Hang in there.
Hi! Even though I can't think of any funny incidents concerning LE, I think I have a good attitude about having it. It's like having a big butte even when I'm thin. I don't like it, but there's nothing I can do about it, so I might as well accept it and do the best I can with it.
Cassie - I'm so sorry you now have LE in both arms. I keep an eye on my left leg but hope that it stays the same size. Your attitude is just great!
Grandma Sue - Do you have primary or secondary LE? Did both legs become LE afflicted all at once, or at separate times? About your little Hannah -- I have a brother-in-law who fell from 4 stories onto a pile of bricks. He lived, but physically he's much worse off than anyone with LE -- yet he maintains a good attitude; he gives credit for that good attitude to his two daughters, Anna and Carly. Children are certainly blessings!
Jul 10, 2006, 07:58 PM
I have secondary LE resulting from cervical cancer surgery - radical hysterectomy w/ LN dx, followed with a full course of pelvic radiation.
It was in the fall of 2000 at my annual exam that my doctor said I had a cervical polyp. My pap was normal and all was well - we thought. I went in a month later to have the polyp removed and to have a baseline unterine bx to monitor any hormonal changes - coming up on menapause. As it turned out the polyp was full of andenocarcinoma. My pap continued to read normal so I was given a choice between a hysterectomy and radiation. I choose surgery but as it turned out I had endocervical cancer and the doctors took out everything. They didn't stop there either. I went through pelvic radiation but refused the "seed" radiation. My oncologist said I was taking my life in my hands. Last year when I saw her she said that I made the right decision not to go through it. The radiation was hard on me and today I continue to have radiated bladder/bowel syndrome and am unable to have sex. I can't say I miss sex but I think I liked it at some point in my life.:rolleyes:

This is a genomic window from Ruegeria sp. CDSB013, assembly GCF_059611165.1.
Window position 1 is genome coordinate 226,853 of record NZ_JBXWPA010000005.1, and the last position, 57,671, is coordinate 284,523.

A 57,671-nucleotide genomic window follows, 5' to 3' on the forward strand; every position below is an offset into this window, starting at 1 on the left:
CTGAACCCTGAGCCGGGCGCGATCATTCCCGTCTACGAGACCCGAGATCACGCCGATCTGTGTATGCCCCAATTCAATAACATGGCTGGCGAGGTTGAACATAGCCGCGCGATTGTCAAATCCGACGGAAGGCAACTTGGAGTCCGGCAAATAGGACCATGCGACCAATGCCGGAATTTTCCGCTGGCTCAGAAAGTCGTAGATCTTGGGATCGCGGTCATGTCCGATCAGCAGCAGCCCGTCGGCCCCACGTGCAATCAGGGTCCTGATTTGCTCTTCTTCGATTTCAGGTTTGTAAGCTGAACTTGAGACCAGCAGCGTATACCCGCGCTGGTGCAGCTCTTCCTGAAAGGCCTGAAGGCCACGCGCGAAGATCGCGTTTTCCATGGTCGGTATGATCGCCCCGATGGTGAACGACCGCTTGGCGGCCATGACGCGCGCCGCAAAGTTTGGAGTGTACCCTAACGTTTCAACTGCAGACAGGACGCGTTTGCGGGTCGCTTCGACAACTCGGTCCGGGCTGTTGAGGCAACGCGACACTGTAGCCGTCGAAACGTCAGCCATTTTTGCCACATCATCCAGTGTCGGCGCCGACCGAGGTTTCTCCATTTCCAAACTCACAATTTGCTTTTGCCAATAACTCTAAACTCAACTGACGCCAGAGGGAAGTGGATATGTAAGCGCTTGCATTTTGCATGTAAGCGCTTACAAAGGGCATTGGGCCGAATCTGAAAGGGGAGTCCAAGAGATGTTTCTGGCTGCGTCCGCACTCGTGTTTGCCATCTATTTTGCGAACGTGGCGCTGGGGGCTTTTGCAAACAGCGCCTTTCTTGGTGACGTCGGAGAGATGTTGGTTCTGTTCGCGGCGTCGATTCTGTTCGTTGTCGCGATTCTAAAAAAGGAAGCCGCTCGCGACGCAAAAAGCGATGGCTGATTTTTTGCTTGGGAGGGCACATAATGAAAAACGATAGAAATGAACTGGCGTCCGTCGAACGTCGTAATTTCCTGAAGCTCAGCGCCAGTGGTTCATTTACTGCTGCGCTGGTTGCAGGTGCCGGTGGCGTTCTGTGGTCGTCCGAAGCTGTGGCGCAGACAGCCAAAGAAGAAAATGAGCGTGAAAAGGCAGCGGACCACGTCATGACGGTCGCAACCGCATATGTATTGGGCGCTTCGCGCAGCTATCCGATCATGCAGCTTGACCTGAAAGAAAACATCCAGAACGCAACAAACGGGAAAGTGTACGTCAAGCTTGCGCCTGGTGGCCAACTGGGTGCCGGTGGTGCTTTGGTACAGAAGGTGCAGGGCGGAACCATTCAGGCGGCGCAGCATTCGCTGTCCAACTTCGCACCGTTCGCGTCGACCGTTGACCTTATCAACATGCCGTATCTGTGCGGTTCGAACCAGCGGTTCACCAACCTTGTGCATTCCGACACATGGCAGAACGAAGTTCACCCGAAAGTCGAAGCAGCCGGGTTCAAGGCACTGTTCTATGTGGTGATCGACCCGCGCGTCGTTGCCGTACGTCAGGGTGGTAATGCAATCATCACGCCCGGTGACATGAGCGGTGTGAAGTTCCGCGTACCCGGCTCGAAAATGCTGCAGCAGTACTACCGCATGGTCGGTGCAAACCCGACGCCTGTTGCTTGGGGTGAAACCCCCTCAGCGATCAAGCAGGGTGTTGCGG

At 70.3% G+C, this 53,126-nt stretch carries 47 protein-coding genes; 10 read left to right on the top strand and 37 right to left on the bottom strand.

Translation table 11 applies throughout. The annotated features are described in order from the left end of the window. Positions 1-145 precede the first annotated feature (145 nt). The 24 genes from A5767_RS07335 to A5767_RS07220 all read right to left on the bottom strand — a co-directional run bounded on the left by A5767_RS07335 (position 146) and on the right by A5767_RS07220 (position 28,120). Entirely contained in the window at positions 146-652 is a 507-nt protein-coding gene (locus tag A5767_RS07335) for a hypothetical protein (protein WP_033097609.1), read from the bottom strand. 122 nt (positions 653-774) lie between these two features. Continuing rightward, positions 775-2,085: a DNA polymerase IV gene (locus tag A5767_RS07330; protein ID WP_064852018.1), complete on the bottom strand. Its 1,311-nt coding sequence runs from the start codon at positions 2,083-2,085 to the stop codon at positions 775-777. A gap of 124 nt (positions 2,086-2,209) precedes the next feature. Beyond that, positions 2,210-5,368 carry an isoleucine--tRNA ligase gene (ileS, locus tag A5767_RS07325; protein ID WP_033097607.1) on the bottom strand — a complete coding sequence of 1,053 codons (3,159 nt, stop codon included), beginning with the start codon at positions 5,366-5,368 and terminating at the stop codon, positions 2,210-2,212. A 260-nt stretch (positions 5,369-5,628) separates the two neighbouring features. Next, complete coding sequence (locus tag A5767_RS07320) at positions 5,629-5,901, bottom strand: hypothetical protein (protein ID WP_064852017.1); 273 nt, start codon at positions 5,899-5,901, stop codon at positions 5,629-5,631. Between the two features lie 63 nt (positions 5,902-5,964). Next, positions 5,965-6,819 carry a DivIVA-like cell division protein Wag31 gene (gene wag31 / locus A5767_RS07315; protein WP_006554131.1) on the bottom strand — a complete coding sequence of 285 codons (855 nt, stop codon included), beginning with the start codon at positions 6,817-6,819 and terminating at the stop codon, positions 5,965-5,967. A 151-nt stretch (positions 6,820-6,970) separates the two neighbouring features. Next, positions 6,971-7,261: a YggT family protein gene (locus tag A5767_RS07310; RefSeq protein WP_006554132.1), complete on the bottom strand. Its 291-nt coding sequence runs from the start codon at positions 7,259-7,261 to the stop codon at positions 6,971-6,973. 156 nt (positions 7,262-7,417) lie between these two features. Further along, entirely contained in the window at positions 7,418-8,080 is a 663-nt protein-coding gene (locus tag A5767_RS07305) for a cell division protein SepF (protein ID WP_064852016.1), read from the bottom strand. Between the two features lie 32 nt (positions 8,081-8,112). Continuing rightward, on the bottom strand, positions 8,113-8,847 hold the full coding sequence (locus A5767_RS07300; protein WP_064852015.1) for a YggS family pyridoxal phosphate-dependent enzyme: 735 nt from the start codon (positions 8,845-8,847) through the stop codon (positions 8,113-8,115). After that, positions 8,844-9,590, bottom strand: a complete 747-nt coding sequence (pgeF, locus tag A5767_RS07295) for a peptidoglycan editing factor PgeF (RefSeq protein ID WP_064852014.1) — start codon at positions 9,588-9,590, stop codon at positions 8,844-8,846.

I am currently struggling with a bout of cellulitis that kept me in the hospital on IV antibiotics for several days - two weeks ago now but the leg is still red and sore. I have to spend most of my time in bed with my legs up. The redness is in my upper thigh on my right leg. It came on so fast that in the ER it went from a small patch of redness to involve my entire thight and down past my knee, up on the pubic area and down the left thigh. The idiots in the ER do not know what to do with me and this was the second time I wanted in silence for over six hours until I almost passed out - it was another case in December/January that almost took my life.
This time my insurance was jerking me around too. They said that the stay for cellulitis was 3 days and I was in for 4 days - I wondered why they let me go while my leg was still red and sore.
I'm sorry, but I also feel like this is a safe place to vent.
On the other hand, I am very thankful I do have insurance and that my legs are still attached. I am recovering slowly and I am so thankful to have found all of you.
I know God has a plan in all this. Thank you all.
Jul 11, 2006, 02:07 AM
Hi Sue - Do you know what's causing the cellulitus? How quickly does it come on? Pat
Dec 9, 2010, 11:09 PM
As a guy with lymphedema in both legs (with 28" calves on a bad day) I have perfected a Popeye imitation. Works best in the summer with shorts on.
Should that fail, I compare lymphedema to walking around with small children hugging your lower legs and going along for the ride... because, well... that's what it feels like some days. :)
Dec 10, 2010, 04:05 AM
Thanks for sharing your sense of humor! Despite the fact the image of small children hanging on your legs is so close to truth, it is a good one!